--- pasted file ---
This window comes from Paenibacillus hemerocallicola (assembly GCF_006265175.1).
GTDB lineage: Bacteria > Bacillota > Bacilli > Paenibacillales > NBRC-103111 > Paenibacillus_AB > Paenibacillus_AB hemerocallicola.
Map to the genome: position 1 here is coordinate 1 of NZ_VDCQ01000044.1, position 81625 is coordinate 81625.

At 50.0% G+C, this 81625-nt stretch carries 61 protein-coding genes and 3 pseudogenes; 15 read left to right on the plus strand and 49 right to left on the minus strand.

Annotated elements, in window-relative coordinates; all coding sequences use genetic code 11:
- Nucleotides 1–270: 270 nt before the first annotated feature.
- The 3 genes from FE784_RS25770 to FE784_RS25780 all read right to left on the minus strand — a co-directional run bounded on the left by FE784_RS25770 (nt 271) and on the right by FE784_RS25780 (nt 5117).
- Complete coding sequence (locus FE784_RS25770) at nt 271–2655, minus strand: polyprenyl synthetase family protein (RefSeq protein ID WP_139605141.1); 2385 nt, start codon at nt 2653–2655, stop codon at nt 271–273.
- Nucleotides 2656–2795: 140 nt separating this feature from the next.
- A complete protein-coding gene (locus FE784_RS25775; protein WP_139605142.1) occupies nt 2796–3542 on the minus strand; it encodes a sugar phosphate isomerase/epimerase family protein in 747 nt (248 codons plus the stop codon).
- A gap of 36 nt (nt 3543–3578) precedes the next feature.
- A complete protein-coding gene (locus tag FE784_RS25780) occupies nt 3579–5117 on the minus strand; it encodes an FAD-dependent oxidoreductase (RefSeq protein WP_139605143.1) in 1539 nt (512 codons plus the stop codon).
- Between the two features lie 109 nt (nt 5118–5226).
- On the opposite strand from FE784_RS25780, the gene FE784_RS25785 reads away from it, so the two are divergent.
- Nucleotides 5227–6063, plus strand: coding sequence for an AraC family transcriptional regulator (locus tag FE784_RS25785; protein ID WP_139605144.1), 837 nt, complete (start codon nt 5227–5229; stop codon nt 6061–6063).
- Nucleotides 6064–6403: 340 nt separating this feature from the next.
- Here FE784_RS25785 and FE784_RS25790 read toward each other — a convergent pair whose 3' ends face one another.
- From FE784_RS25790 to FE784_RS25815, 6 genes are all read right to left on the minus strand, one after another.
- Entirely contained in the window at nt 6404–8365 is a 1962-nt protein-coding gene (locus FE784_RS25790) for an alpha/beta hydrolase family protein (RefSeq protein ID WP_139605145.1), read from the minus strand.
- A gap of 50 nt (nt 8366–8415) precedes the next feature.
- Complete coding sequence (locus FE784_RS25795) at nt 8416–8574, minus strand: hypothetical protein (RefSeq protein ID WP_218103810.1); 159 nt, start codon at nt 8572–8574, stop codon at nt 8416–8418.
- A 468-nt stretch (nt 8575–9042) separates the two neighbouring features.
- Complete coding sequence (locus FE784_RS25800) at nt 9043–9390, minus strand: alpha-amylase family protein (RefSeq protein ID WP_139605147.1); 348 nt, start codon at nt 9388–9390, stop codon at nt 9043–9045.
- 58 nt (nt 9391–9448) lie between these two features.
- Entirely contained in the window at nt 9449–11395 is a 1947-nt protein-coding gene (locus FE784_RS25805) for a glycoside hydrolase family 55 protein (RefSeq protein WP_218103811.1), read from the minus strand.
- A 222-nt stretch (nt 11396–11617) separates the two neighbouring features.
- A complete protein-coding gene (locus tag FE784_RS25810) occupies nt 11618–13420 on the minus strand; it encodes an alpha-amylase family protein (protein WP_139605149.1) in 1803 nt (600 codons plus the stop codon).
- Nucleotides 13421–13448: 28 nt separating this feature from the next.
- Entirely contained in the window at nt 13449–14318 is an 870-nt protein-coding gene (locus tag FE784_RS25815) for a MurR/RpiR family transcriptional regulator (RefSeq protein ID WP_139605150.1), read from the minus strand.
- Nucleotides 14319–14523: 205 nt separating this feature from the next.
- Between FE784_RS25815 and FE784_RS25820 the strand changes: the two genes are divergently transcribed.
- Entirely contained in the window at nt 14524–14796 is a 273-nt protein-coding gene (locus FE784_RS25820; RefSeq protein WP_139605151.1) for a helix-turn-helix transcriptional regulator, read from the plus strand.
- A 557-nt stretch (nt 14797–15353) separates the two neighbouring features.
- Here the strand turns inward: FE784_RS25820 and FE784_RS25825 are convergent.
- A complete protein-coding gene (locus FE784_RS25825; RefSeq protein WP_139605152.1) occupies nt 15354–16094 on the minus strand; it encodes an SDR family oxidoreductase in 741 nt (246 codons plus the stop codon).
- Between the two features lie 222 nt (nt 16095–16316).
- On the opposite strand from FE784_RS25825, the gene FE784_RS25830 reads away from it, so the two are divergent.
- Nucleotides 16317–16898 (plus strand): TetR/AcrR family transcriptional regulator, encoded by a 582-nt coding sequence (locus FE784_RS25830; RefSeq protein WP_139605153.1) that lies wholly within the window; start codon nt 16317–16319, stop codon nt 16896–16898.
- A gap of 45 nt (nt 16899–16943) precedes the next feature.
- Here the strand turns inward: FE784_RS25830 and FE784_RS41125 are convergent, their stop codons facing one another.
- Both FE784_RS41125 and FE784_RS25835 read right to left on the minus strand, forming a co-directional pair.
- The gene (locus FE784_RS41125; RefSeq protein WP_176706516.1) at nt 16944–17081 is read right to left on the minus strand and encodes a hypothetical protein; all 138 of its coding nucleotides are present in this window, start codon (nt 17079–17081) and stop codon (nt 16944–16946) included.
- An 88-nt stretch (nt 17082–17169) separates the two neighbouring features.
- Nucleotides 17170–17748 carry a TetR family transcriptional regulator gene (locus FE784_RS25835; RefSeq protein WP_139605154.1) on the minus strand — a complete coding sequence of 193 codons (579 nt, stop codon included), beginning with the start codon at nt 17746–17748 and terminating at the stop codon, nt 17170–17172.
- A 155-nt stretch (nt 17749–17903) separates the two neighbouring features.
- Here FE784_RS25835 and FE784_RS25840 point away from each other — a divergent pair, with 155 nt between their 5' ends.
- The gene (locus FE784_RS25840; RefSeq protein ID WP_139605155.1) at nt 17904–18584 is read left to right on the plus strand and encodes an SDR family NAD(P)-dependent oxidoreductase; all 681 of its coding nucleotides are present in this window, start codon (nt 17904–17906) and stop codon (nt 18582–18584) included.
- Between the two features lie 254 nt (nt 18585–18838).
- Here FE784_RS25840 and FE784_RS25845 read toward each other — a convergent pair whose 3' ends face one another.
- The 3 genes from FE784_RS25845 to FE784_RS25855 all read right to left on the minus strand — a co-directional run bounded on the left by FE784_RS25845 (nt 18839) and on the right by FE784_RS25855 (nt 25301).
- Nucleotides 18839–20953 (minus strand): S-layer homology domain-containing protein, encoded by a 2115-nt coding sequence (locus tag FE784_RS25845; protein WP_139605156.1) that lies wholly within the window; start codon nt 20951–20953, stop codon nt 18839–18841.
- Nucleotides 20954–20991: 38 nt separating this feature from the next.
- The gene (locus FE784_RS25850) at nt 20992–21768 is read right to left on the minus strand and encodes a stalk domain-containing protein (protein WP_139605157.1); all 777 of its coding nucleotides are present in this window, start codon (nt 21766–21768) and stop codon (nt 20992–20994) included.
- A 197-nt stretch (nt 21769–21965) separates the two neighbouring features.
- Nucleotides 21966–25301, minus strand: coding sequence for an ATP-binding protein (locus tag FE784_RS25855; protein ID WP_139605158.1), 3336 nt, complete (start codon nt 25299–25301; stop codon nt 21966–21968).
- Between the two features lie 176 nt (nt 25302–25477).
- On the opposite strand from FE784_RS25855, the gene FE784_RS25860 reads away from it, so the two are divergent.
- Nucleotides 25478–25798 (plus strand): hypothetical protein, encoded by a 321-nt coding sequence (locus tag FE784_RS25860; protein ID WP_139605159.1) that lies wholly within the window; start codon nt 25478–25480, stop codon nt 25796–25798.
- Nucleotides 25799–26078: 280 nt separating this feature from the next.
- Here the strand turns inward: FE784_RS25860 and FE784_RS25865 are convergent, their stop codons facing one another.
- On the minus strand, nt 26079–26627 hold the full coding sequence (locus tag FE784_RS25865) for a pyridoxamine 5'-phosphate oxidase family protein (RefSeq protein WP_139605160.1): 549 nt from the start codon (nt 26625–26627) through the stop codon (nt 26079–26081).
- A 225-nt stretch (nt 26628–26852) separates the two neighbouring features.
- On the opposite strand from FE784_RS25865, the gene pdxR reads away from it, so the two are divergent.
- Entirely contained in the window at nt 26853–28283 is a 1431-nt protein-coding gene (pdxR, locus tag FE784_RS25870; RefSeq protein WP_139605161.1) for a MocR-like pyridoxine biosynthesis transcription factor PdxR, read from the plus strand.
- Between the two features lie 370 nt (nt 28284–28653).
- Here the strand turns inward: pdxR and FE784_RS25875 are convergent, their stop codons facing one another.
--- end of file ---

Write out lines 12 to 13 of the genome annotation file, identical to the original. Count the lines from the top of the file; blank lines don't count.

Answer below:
- A complete protein-coding gene (locus tag FE784_RS25780) occupies nt 3579–5117 on the minus strand; it encodes an FAD-dependent oxidoreductase (RefSeq protein WP_139605143.1) in 1539 nt (512 codons plus the stop codon).
- Between the two features lie 109 nt (nt 5118–5226).